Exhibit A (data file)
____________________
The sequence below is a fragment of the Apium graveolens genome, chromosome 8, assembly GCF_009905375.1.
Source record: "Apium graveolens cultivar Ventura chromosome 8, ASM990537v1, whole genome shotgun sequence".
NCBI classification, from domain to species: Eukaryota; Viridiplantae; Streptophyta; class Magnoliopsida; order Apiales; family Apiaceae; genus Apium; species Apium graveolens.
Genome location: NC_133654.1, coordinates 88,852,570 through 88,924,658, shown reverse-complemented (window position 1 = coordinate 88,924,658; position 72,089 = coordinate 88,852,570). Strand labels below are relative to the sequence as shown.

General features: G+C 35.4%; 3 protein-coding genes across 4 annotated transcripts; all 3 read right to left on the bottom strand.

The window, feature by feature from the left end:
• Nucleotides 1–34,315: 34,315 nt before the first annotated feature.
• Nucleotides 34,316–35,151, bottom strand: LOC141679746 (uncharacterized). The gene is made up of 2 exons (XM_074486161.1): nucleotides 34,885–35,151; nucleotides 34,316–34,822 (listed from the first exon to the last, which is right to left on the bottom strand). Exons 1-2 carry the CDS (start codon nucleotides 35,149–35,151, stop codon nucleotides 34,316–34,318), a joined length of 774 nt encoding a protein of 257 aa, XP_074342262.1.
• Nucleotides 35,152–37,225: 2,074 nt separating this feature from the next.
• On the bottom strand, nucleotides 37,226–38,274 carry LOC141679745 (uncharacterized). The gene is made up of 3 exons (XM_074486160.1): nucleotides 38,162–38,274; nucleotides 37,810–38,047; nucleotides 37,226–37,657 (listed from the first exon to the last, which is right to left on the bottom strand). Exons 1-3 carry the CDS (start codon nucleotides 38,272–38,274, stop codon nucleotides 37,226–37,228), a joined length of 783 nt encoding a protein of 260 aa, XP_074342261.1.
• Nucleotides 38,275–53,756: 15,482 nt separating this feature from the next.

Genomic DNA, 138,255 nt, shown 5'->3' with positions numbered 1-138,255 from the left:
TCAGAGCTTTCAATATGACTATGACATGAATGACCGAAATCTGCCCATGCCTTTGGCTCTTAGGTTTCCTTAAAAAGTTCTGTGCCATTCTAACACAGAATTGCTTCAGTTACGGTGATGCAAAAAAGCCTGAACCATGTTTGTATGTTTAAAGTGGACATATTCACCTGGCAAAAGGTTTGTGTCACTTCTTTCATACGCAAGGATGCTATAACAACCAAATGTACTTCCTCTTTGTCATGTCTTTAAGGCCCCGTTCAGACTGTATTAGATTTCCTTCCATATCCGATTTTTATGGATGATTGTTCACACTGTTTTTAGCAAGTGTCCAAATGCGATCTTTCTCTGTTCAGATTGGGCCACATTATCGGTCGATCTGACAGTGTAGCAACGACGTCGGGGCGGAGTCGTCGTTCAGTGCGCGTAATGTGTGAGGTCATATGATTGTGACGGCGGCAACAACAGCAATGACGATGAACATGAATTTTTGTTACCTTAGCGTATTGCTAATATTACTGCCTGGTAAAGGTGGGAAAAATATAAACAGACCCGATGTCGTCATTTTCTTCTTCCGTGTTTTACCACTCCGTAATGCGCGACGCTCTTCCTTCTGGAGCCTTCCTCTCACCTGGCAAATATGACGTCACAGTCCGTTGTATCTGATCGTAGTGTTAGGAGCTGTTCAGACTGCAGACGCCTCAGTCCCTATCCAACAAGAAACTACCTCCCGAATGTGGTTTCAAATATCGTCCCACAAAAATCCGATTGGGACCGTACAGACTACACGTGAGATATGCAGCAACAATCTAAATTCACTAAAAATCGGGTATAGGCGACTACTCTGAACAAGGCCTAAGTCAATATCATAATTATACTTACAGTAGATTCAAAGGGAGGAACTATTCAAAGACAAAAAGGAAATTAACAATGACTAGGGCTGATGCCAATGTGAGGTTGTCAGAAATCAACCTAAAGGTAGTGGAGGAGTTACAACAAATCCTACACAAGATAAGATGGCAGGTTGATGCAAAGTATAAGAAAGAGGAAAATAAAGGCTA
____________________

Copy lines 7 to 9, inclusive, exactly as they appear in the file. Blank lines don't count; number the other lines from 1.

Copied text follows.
• Nucleotides 1–34,315: 34,315 nt before the first annotated feature.
• Nucleotides 34,316–35,151, bottom strand: LOC141679746 (uncharacterized). The gene is made up of 2 exons (XM_074486161.1): nucleotides 34,885–35,151; nucleotides 34,316–34,822 (listed from the first exon to the last, which is right to left on the bottom strand). Exons 1-2 carry the CDS (start codon nucleotides 35,149–35,151, stop codon nucleotides 34,316–34,318), a joined length of 774 nt encoding a protein of 257 aa, XP_074342262.1.
• Nucleotides 35,152–37,225: 2,074 nt separating this feature from the next.